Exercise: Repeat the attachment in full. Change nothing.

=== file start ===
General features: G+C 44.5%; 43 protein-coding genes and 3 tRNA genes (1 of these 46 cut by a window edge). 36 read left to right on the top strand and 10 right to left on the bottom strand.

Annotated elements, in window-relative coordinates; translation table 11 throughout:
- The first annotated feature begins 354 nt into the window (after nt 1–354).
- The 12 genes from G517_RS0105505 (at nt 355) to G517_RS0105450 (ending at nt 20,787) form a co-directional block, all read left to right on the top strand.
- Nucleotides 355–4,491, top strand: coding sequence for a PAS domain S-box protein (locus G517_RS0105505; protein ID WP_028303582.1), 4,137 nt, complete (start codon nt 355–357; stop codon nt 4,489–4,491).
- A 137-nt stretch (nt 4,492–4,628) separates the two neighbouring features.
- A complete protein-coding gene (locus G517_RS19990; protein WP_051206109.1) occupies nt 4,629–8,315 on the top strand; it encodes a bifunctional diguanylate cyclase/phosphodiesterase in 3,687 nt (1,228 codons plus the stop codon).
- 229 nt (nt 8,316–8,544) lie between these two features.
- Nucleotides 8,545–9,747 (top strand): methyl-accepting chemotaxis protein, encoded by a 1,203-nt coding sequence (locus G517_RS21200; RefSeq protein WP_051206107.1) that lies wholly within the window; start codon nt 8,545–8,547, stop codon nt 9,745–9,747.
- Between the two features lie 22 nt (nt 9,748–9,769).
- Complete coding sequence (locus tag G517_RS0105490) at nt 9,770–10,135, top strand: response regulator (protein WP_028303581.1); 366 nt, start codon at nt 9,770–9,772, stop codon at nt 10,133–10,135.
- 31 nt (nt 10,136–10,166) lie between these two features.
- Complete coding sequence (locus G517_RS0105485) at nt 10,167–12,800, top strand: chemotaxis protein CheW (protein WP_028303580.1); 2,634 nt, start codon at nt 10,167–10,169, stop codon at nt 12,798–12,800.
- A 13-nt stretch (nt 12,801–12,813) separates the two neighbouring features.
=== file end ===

General features: G+C 44.5%; 43 protein-coding genes and 3 tRNA genes (1 of these 46 cut by a window edge). 36 read left to right on the top strand and 10 right to left on the bottom strand.

Annotated elements, in window-relative coordinates; translation table 11 throughout:
- The first annotated feature begins 354 nt into the window (after nt 1–354).
- The 12 genes from G517_RS0105505 (at nt 355) to G517_RS0105450 (ending at nt 20,787) form a co-directional block, all read left to right on the top strand.
- Nucleotides 355–4,491, top strand: coding sequence for a PAS domain S-box protein (locus G517_RS0105505; protein ID WP_028303582.1), 4,137 nt, complete (start codon nt 355–357; stop codon nt 4,489–4,491).
- A 137-nt stretch (nt 4,492–4,628) separates the two neighbouring features.
- A complete protein-coding gene (locus G517_RS19990; protein WP_051206109.1) occupies nt 4,629–8,315 on the top strand; it encodes a bifunctional diguanylate cyclase/phosphodiesterase in 3,687 nt (1,228 codons plus the stop codon).
- 229 nt (nt 8,316–8,544) lie between these two features.
- Nucleotides 8,545–9,747 (top strand): methyl-accepting chemotaxis protein, encoded by a 1,203-nt coding sequence (locus G517_RS21200; RefSeq protein WP_051206107.1) that lies wholly within the window; start codon nt 8,545–8,547, stop codon nt 9,745–9,747.
- Between the two features lie 22 nt (nt 9,748–9,769).
- Complete coding sequence (locus tag G517_RS0105490) at nt 9,770–10,135, top strand: response regulator (protein WP_028303581.1); 366 nt, start codon at nt 9,770–9,772, stop codon at nt 10,133–10,135.
- 31 nt (nt 10,136–10,166) lie between these two features.
- Complete coding sequence (locus G517_RS0105485) at nt 10,167–12,800, top strand: chemotaxis protein CheW (protein WP_028303580.1); 2,634 nt, start codon at nt 10,167–10,169, stop codon at nt 12,798–12,800.
- A 13-nt stretch (nt 12,801–12,813) separates the two neighbouring features.